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posted 08.08.2014 at 11.58 a.m. by Jac Coyne

Lasting Impact from Beville's Iroquois Experience

From a philosophical approach to the game, Steve Beville's selection as the head coach of the Iroquois National team that participated at the World Games in Denver was an interesting choice.

As Cortland's head coach, Beville oversees a grinding defensive unit combined with a highly structured offense to wear down teams. While his teams have certainly boasted plenty of individual talent, the Beville's Red Dragon squads rarely have an individual player take over a game. They are a seemingly monolithic entity working in concert, and it has paid off in a national title and three other finals appearances in the last eight years.

With the Iroquois, Beville was blessed with hyper-talented personnel, most notably on the offensive end where the Nationals boasted one of the most creative players our game – um, their game – has ever seen in Lyle Thompson. The dynamism of the Iroquois stood in stark contrast to Beville's disciplined approach.

The heterogeneity of the challenge proved to be a fulfilling one for Beville, who guided the Iroquois to its first medal at a senior world championship with a third place finish.

"Obviously, it's a contrasting situation coaching a men's group – older guys – and particularly with a difference culture, a different community, with a different way of looking at things," Beville said. "Nonetheless, it was great, and as far coaching a group of some of the most talented players in the world, obviously that was a great opportunity for me and a great honor. Besides my family, lacrosse is the most important thing in my life. To coach the community who are the creator's of the game was one of the greatest opportunities of my life. Although it was a different experience, I look back on it without one tiny regret. It was one of the best experiences of my life."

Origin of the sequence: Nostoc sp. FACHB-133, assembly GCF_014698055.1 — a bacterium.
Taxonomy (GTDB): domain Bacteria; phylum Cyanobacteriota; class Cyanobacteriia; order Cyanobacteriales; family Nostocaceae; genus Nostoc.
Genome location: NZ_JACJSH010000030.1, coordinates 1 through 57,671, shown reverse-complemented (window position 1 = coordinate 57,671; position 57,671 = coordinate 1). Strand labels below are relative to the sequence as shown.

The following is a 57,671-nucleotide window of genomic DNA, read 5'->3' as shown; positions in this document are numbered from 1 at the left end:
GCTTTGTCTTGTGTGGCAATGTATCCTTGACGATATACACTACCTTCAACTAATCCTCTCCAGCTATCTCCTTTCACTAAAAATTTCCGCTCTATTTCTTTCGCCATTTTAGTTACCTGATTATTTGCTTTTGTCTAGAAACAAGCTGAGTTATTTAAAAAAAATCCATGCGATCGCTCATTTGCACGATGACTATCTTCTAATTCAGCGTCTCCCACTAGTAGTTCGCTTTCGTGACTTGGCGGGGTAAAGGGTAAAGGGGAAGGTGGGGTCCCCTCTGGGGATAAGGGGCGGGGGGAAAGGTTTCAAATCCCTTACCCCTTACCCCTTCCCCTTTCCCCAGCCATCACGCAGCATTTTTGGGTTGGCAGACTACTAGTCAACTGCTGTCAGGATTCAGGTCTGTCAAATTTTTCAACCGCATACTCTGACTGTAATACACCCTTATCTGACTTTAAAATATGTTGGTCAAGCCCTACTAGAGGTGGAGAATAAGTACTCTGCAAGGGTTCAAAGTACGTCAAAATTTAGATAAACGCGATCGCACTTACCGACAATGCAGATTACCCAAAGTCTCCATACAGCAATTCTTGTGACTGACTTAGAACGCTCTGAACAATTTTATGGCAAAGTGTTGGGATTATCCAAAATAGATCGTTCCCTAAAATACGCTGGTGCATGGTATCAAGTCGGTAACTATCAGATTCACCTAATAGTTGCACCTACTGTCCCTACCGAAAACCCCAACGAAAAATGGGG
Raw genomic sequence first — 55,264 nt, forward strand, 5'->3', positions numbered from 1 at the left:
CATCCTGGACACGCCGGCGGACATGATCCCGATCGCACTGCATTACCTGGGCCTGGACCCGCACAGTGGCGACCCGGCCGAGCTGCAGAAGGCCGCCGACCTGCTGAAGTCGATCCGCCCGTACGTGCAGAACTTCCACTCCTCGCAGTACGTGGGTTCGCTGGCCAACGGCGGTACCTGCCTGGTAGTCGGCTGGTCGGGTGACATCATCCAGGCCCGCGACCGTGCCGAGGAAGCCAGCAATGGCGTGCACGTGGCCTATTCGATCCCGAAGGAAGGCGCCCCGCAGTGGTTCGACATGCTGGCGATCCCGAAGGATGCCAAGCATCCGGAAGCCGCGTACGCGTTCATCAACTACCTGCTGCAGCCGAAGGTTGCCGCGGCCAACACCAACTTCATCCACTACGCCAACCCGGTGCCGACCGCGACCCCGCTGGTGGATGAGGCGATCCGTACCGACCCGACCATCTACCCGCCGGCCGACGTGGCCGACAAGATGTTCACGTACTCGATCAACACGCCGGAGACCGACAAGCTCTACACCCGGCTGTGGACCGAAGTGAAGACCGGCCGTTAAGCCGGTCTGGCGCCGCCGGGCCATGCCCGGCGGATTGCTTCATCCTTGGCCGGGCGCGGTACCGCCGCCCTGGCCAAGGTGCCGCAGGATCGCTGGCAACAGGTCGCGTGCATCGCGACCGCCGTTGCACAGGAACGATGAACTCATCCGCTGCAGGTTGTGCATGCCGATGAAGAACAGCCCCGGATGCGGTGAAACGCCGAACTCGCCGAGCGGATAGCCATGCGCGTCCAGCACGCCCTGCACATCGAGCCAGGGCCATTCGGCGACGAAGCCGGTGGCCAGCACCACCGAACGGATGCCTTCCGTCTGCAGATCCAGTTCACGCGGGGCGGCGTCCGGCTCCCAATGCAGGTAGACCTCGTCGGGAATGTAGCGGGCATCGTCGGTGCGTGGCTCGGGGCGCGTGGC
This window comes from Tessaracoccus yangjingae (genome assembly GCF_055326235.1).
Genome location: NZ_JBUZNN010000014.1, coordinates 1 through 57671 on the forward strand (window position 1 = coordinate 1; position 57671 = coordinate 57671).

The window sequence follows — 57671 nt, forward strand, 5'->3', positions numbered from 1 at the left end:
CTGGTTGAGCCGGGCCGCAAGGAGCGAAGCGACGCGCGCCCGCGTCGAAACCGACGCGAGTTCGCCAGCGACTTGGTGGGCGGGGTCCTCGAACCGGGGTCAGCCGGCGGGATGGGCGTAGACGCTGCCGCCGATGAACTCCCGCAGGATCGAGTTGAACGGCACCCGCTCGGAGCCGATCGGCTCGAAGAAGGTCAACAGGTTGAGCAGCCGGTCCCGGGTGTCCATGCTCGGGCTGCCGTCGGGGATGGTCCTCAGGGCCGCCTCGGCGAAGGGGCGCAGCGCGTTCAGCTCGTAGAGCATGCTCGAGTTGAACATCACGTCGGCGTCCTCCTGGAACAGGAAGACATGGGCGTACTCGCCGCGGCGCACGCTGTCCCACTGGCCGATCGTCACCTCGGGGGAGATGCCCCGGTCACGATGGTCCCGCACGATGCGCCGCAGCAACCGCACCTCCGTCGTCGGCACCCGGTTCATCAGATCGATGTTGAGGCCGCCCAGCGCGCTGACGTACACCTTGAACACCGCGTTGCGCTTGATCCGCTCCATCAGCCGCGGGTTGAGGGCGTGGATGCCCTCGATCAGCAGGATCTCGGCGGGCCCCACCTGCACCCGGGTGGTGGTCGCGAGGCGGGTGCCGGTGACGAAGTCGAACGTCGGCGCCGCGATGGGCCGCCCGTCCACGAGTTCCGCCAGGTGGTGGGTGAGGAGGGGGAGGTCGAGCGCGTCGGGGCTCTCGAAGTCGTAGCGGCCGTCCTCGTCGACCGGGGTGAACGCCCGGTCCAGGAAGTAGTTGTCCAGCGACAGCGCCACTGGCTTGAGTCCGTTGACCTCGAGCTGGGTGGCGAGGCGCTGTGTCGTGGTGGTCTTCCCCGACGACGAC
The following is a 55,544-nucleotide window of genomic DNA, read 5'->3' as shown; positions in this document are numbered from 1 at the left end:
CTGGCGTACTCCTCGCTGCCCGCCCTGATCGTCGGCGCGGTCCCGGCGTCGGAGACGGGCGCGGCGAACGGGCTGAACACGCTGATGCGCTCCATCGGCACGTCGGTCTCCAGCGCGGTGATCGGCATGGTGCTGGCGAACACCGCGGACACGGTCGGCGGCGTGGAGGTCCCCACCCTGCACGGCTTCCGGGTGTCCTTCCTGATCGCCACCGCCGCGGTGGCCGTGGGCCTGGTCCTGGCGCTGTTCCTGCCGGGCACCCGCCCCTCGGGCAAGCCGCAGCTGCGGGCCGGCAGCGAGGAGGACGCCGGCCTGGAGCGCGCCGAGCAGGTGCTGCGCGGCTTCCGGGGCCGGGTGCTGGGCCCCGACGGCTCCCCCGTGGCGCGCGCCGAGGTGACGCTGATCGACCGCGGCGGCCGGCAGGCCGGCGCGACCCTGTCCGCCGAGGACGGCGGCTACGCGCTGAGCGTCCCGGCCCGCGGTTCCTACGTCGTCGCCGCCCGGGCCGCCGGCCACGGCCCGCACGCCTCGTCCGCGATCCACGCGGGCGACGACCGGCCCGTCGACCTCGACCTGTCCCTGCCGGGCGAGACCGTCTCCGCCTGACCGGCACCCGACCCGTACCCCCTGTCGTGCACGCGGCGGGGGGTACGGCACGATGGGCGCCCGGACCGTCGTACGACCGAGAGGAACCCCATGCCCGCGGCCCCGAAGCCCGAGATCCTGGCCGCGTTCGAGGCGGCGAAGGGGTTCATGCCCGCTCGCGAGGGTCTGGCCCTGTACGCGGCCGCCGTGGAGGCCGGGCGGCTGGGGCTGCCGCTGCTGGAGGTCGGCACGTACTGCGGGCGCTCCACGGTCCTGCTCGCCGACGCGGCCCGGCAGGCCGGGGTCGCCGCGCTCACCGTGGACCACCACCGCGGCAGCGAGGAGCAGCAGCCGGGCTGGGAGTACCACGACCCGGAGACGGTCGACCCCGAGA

It would make sense for Beville's fondest memories from Denver to arise out of the 16-5 thrashing of Australia in the third-place game or perhaps another on-field moment. That wasn't the case.

"The lacrosse side of things was incredible, working with those guys from a professional standpoint and a lacrosse standpoint," Beville said. "But I'm going to remember the meals; the opportunity to sit down and meet the guys and interact with the players. Get to know them and their families. It was a great joy for me to build relationships and get to know a group of people and a new group of guys."

That might not be the only lasting remnant of Beville's time as the coach of the Iroquois.

"I think going forward, we could change things up a little bit in our approach to our structure and the way we do things," Beville said, referring to his Cortland operation. "After watching the incredible creativity that I saw from [the Iroquois], we may loosen things up a little bit and give the players a little more opportunity to be creative. A little bit less structure and a little bit more freedom."

It's a startling admission for a coach with so much systemic success. Whether that manifests itself in more no-look crease feeds or behind-the-back shots remains to be seen, but it's safe to say that Beville's connection with the Nationals didn't end in Denver.